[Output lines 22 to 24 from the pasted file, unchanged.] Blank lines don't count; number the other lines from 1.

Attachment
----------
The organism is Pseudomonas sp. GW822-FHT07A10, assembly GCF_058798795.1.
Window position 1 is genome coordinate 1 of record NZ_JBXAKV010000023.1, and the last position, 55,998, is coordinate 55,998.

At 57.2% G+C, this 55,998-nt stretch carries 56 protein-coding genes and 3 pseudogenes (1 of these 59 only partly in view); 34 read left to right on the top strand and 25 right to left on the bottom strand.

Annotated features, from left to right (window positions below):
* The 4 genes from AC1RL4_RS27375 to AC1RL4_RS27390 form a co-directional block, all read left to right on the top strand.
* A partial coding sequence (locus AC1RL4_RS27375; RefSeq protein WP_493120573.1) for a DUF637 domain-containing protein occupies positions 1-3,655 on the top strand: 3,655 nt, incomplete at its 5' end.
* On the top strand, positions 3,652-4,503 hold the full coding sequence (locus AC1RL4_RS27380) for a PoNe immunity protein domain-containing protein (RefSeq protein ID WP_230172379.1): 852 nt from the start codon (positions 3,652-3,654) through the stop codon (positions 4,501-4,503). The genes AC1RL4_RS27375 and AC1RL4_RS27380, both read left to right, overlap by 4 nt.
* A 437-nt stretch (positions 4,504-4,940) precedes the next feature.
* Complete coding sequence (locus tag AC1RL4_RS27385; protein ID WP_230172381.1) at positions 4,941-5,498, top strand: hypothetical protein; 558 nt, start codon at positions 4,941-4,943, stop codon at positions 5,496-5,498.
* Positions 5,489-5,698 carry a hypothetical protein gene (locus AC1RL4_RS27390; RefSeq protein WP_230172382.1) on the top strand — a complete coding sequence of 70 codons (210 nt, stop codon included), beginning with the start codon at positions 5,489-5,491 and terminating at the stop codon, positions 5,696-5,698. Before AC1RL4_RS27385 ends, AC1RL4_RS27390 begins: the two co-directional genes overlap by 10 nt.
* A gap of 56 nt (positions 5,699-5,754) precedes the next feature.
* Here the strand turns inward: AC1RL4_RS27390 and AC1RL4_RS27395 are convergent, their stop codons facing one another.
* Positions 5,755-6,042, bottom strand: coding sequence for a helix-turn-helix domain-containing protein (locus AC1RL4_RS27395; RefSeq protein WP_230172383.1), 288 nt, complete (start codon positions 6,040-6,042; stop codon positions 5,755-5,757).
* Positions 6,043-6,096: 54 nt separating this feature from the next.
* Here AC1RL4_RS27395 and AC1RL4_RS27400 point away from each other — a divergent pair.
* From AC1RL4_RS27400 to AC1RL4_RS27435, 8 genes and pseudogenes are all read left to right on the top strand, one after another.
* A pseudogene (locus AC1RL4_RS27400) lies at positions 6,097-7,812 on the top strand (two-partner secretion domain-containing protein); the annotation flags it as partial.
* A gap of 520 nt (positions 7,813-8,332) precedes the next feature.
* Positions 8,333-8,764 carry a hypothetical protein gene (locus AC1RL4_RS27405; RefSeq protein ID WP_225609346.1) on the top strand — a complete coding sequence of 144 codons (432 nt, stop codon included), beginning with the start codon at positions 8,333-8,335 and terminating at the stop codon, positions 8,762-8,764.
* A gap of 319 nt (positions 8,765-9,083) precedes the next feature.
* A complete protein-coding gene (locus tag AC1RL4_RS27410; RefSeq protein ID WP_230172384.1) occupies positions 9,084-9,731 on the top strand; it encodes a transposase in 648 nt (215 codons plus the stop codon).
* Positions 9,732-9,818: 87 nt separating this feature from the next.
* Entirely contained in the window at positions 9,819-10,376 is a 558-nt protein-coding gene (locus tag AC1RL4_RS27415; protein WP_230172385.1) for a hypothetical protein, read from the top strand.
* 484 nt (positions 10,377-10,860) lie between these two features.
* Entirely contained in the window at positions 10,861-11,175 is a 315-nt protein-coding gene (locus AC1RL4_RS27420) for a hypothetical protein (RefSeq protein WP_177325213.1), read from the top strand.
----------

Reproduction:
* Positions 9,732-9,818: 87 nt separating this feature from the next.
* Entirely contained in the window at positions 9,819-10,376 is a 558-nt protein-coding gene (locus tag AC1RL4_RS27415; protein WP_230172385.1) for a hypothetical protein, read from the top strand.
* 484 nt (positions 10,377-10,860) lie between these two features.